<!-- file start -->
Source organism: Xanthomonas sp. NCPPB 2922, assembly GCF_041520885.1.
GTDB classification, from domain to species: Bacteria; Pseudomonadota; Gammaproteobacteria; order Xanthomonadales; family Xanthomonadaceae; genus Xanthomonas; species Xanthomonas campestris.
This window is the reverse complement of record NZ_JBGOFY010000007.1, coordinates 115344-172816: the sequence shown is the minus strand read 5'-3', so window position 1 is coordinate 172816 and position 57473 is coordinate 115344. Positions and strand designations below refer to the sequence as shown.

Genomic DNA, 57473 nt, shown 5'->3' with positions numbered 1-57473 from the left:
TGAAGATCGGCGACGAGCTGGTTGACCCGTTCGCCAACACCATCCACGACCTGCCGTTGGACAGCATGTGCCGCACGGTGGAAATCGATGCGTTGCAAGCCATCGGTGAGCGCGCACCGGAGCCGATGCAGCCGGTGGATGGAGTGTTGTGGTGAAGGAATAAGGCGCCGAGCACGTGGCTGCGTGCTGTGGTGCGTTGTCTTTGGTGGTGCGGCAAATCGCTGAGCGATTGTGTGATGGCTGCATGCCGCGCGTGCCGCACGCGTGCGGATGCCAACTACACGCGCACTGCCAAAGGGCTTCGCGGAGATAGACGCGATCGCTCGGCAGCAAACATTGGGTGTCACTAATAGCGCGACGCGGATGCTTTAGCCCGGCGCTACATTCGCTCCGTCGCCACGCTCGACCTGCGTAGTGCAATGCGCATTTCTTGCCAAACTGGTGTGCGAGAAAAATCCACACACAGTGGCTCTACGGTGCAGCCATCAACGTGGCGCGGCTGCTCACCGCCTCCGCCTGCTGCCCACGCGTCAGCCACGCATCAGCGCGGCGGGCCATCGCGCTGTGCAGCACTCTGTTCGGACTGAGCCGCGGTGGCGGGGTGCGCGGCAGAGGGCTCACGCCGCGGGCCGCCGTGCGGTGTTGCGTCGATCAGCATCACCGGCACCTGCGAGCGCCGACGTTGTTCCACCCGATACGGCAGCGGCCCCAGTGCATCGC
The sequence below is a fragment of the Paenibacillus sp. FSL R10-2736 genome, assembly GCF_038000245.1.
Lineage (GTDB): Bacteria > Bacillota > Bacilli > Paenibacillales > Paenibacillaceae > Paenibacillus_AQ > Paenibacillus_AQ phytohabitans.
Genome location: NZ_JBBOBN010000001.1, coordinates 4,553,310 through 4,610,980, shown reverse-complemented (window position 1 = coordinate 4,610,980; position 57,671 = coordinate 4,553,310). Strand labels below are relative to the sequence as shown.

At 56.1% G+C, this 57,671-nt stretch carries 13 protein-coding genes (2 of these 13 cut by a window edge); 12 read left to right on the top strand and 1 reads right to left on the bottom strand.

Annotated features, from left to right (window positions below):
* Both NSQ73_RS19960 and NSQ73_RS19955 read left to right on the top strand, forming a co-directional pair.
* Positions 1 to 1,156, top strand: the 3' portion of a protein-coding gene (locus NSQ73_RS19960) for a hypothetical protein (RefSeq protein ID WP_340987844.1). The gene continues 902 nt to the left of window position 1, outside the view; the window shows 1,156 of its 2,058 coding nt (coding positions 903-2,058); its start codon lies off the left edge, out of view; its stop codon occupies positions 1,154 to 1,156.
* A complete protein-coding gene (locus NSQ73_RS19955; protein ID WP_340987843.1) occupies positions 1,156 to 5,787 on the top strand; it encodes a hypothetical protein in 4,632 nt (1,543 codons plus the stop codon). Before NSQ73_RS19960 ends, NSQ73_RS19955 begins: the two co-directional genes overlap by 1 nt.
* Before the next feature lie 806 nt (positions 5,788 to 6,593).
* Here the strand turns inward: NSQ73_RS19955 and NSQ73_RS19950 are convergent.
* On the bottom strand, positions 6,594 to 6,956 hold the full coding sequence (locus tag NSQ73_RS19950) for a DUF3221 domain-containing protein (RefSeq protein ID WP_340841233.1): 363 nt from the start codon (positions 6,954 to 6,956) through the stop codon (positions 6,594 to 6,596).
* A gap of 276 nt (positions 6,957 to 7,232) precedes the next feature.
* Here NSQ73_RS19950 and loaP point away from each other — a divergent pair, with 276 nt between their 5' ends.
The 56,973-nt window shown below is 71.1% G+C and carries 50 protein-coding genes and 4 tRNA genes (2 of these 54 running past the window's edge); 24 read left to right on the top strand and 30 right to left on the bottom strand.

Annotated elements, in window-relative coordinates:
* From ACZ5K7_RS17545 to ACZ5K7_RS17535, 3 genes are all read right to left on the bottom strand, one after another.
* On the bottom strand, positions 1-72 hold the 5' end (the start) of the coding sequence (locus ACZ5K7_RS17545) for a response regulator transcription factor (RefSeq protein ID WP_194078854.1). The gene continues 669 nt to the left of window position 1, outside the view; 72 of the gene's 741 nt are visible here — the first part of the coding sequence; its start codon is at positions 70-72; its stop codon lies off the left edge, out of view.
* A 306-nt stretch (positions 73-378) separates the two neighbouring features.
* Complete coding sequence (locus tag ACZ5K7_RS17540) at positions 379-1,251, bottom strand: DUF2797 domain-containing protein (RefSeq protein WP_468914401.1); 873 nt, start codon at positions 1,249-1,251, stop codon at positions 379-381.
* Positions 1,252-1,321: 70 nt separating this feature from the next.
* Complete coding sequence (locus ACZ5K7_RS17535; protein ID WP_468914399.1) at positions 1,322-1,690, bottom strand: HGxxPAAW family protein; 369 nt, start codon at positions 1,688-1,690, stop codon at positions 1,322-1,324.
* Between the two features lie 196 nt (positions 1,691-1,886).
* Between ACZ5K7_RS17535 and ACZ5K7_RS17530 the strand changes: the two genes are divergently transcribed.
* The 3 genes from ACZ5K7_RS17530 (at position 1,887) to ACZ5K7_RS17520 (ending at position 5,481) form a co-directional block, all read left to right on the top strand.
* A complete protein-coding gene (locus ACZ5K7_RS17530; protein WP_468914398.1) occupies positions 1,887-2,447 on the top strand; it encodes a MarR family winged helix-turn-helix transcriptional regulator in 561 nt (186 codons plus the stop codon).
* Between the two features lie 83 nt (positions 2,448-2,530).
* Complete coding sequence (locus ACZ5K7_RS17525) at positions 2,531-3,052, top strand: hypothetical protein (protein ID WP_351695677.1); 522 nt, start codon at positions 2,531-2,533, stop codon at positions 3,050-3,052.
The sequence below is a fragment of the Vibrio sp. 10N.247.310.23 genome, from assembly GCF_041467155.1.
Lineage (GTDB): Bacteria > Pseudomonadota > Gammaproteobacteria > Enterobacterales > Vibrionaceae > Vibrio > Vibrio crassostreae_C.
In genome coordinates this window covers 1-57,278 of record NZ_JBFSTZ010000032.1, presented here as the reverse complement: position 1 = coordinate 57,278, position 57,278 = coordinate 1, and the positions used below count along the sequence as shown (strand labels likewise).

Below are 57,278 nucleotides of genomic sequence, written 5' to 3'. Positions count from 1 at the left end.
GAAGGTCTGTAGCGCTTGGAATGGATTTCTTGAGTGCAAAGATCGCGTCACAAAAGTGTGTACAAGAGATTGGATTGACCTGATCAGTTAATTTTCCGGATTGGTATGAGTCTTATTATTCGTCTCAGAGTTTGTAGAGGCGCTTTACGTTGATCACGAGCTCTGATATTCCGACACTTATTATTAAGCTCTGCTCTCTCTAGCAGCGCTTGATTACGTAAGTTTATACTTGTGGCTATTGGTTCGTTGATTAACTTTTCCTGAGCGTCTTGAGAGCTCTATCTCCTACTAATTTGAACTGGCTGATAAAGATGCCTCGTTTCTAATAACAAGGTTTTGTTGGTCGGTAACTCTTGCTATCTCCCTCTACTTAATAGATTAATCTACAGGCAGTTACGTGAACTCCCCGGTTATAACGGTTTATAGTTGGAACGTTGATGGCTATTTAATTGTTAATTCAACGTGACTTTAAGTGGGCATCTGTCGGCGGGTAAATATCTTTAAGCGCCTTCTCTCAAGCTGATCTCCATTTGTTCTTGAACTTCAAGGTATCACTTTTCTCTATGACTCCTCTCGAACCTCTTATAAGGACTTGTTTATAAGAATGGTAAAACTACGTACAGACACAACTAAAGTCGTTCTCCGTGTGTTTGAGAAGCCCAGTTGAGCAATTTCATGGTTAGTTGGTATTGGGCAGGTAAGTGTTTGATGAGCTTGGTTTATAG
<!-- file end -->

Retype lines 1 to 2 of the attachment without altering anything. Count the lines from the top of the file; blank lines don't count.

Source organism: Xanthomonas sp. NCPPB 2922, assembly GCF_041520885.1.
GTDB classification, from domain to species: Bacteria; Pseudomonadota; Gammaproteobacteria; order Xanthomonadales; family Xanthomonadaceae; genus Xanthomonas; species Xanthomonas campestris.